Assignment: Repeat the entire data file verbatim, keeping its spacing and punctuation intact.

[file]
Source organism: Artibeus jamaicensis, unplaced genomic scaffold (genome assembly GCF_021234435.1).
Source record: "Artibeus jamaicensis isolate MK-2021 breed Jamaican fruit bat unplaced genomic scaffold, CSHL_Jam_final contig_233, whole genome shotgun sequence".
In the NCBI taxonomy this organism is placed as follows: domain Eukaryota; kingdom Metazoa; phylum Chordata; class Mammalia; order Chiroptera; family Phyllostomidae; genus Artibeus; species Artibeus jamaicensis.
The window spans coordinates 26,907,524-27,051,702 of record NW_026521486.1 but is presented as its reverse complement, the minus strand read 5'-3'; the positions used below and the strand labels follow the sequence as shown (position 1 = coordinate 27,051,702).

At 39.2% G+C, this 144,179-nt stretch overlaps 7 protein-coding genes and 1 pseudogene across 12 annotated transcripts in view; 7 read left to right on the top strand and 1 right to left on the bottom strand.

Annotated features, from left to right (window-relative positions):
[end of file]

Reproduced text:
Source organism: Artibeus jamaicensis, unplaced genomic scaffold (genome assembly GCF_021234435.1).
Source record: "Artibeus jamaicensis isolate MK-2021 breed Jamaican fruit bat unplaced genomic scaffold, CSHL_Jam_final contig_233, whole genome shotgun sequence".
In the NCBI taxonomy this organism is placed as follows: domain Eukaryota; kingdom Metazoa; phylum Chordata; class Mammalia; order Chiroptera; family Phyllostomidae; genus Artibeus; species Artibeus jamaicensis.
The window spans coordinates 26,907,524-27,051,702 of record NW_026521486.1 but is presented as its reverse complement, the minus strand read 5'-3'; the positions used below and the strand labels follow the sequence as shown (position 1 = coordinate 27,051,702).

At 39.2% G+C, this 144,179-nt stretch overlaps 7 protein-coding genes and 1 pseudogene across 12 annotated transcripts in view; 7 read left to right on the top strand and 1 right to left on the bottom strand.

Annotated features, from left to right (window-relative positions):